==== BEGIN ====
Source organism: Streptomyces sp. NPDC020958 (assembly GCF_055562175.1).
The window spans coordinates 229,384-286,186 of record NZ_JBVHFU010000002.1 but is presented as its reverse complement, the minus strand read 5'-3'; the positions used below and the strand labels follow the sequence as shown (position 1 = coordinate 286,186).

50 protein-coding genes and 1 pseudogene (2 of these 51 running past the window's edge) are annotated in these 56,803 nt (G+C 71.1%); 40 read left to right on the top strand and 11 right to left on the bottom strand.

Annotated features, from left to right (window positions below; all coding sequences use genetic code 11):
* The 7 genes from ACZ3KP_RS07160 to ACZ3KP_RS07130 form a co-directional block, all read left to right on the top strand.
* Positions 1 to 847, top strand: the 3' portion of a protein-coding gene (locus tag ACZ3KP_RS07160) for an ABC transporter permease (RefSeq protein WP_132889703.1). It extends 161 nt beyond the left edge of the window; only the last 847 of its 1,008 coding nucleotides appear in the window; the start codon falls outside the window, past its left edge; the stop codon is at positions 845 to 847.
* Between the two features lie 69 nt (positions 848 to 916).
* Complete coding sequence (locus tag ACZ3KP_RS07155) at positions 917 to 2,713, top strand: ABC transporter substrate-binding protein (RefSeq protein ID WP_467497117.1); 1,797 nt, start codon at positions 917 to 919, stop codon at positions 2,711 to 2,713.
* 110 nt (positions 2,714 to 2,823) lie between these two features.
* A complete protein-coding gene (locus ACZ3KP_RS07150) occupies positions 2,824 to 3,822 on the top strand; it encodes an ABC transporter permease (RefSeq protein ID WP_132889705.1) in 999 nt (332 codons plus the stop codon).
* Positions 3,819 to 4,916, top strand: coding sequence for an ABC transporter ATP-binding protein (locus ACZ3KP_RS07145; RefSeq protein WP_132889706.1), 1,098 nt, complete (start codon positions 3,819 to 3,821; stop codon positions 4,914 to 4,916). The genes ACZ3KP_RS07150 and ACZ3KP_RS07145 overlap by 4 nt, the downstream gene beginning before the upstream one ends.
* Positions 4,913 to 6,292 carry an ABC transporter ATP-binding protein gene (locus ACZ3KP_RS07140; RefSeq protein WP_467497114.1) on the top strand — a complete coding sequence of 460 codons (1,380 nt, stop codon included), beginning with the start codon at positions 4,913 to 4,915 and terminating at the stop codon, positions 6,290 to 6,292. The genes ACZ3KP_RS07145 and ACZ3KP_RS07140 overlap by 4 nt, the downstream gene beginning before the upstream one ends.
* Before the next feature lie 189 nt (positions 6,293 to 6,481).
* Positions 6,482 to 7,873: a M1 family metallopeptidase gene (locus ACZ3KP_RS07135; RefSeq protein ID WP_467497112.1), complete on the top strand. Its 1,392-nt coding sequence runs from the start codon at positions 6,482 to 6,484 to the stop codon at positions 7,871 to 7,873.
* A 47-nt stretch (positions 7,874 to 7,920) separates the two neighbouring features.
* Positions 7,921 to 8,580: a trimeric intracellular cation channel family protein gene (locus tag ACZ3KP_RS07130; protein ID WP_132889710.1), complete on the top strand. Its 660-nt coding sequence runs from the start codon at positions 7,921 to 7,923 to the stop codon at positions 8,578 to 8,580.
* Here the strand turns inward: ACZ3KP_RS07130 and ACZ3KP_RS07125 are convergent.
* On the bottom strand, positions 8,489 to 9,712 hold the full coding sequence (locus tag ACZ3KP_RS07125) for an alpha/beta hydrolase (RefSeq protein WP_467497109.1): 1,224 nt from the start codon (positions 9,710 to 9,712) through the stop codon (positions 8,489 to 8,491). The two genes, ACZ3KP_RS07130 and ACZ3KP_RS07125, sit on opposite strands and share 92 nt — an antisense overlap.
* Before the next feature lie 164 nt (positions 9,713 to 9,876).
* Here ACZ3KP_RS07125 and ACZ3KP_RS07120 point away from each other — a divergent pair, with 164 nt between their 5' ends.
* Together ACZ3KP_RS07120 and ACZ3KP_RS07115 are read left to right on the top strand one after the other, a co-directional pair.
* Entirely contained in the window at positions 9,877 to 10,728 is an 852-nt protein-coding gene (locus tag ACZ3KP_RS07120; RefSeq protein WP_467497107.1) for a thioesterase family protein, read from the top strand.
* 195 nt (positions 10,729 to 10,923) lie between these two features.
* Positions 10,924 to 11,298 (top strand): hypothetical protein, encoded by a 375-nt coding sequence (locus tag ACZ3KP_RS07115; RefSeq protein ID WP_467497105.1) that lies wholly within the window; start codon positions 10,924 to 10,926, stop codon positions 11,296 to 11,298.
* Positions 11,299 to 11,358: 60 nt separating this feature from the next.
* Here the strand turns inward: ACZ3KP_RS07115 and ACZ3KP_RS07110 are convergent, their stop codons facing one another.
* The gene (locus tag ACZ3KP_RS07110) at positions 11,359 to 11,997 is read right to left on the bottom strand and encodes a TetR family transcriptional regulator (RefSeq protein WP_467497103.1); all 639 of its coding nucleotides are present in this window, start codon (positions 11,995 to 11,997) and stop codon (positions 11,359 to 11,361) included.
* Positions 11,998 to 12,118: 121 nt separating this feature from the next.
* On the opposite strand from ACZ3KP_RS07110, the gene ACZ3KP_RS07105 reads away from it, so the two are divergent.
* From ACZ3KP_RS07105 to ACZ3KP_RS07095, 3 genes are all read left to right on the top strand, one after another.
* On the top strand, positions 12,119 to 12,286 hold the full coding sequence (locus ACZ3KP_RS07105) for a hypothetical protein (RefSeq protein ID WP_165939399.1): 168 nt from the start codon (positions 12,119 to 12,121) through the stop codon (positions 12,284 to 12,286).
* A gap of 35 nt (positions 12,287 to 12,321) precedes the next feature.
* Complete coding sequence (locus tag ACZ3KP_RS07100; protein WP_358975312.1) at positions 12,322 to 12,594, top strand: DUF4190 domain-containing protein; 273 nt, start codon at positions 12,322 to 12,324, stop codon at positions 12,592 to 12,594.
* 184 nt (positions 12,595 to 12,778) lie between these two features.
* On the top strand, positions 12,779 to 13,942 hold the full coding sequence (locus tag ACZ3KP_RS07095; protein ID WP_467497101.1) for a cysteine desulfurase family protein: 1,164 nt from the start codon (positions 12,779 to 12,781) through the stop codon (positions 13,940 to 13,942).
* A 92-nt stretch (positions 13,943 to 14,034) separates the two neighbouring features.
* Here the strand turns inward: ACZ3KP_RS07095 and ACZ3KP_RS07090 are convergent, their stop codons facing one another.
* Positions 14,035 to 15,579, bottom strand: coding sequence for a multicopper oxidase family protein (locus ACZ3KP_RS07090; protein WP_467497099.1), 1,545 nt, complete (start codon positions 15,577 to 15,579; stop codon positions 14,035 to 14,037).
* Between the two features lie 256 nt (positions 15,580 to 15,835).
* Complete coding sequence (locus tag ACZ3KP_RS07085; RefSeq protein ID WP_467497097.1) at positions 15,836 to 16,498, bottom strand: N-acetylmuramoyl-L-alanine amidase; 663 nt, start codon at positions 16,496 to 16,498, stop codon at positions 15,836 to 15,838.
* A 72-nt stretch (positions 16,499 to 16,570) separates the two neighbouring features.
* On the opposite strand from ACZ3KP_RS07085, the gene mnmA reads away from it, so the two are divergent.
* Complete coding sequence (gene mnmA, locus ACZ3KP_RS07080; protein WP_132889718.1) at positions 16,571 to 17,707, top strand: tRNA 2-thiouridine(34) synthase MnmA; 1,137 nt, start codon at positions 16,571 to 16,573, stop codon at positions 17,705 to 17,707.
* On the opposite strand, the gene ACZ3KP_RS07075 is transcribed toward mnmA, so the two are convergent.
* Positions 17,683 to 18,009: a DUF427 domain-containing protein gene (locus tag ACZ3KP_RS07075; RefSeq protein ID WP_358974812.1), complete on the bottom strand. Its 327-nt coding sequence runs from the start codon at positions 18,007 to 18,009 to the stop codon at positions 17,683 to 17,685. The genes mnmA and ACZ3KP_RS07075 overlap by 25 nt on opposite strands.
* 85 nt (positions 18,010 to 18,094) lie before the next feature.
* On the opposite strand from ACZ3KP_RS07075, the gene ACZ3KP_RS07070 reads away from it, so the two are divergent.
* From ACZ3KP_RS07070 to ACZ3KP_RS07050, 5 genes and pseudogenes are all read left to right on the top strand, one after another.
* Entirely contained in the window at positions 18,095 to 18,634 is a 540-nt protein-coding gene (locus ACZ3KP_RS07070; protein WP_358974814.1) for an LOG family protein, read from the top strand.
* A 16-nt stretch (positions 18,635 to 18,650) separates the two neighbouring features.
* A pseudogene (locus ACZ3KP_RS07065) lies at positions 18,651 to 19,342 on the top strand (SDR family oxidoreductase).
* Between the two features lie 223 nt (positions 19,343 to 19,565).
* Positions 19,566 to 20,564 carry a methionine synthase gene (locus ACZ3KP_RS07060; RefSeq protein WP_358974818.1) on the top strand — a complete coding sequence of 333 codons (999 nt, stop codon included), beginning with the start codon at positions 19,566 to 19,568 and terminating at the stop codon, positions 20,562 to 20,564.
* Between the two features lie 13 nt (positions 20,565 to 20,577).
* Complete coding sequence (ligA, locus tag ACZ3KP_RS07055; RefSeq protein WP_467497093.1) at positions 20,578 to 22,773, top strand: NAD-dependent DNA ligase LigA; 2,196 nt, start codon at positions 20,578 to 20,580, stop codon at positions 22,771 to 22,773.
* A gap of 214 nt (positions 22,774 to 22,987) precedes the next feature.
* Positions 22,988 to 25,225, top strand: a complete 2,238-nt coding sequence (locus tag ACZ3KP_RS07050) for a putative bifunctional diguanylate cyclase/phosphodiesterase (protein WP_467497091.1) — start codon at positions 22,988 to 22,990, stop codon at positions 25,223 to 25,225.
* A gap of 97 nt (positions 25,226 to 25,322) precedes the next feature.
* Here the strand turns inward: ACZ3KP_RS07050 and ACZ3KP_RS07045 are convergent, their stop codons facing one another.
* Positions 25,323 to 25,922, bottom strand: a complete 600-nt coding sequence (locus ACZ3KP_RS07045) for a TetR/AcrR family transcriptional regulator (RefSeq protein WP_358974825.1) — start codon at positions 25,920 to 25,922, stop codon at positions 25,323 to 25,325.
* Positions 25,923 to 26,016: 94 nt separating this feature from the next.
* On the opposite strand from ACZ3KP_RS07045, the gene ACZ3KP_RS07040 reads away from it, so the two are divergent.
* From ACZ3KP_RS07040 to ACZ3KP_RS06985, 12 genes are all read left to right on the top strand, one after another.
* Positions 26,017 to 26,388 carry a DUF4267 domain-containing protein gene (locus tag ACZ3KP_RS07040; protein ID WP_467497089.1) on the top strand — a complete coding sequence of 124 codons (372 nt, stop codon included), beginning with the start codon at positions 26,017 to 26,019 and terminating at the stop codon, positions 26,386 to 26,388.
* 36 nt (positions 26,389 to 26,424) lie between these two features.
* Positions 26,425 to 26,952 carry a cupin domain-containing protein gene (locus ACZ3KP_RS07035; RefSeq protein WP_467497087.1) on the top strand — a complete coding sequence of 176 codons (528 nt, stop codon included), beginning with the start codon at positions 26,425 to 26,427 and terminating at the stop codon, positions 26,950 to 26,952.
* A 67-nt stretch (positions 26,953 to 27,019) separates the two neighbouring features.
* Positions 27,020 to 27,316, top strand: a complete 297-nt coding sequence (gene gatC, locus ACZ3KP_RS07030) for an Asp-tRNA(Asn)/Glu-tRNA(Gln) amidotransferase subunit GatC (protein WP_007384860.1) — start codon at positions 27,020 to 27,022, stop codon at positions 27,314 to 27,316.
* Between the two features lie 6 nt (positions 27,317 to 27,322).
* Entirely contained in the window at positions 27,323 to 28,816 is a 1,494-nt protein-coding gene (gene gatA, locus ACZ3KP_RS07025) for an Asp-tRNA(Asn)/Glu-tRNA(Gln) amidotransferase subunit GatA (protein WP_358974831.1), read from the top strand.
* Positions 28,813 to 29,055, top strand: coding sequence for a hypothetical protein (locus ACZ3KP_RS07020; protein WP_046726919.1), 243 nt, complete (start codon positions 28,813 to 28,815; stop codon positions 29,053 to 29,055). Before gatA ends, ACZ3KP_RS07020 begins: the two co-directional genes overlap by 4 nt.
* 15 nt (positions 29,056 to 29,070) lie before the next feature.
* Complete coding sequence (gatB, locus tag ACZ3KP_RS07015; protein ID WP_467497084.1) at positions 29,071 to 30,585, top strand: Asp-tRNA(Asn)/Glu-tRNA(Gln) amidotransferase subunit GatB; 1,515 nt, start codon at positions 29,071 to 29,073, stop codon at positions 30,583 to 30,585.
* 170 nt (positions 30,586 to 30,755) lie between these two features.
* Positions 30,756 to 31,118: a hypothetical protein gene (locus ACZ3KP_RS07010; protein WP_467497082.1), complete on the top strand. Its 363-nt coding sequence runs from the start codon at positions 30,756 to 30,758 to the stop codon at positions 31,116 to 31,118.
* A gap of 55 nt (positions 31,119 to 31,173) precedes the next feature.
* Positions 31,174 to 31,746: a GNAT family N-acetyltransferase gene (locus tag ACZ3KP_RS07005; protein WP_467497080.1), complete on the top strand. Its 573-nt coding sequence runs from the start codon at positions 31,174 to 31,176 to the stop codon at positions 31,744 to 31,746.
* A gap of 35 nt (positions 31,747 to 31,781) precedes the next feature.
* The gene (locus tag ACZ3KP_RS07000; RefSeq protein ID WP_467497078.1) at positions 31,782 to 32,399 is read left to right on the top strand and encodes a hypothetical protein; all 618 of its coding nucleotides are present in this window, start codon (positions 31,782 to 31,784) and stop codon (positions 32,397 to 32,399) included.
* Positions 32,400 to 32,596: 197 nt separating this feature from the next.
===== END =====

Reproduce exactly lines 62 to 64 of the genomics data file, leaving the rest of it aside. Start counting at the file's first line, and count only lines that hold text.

* On the opposite strand from ACZ3KP_RS07045, the gene ACZ3KP_RS07040 reads away from it, so the two are divergent.
* From ACZ3KP_RS07040 to ACZ3KP_RS06985, 12 genes are all read left to right on the top strand, one after another.
* Positions 26,017 to 26,388 carry a DUF4267 domain-containing protein gene (locus tag ACZ3KP_RS07040; protein ID WP_467497089.1) on the top strand — a complete coding sequence of 124 codons (372 nt, stop codon included), beginning with the start codon at positions 26,017 to 26,019 and terminating at the stop codon, positions 26,386 to 26,388.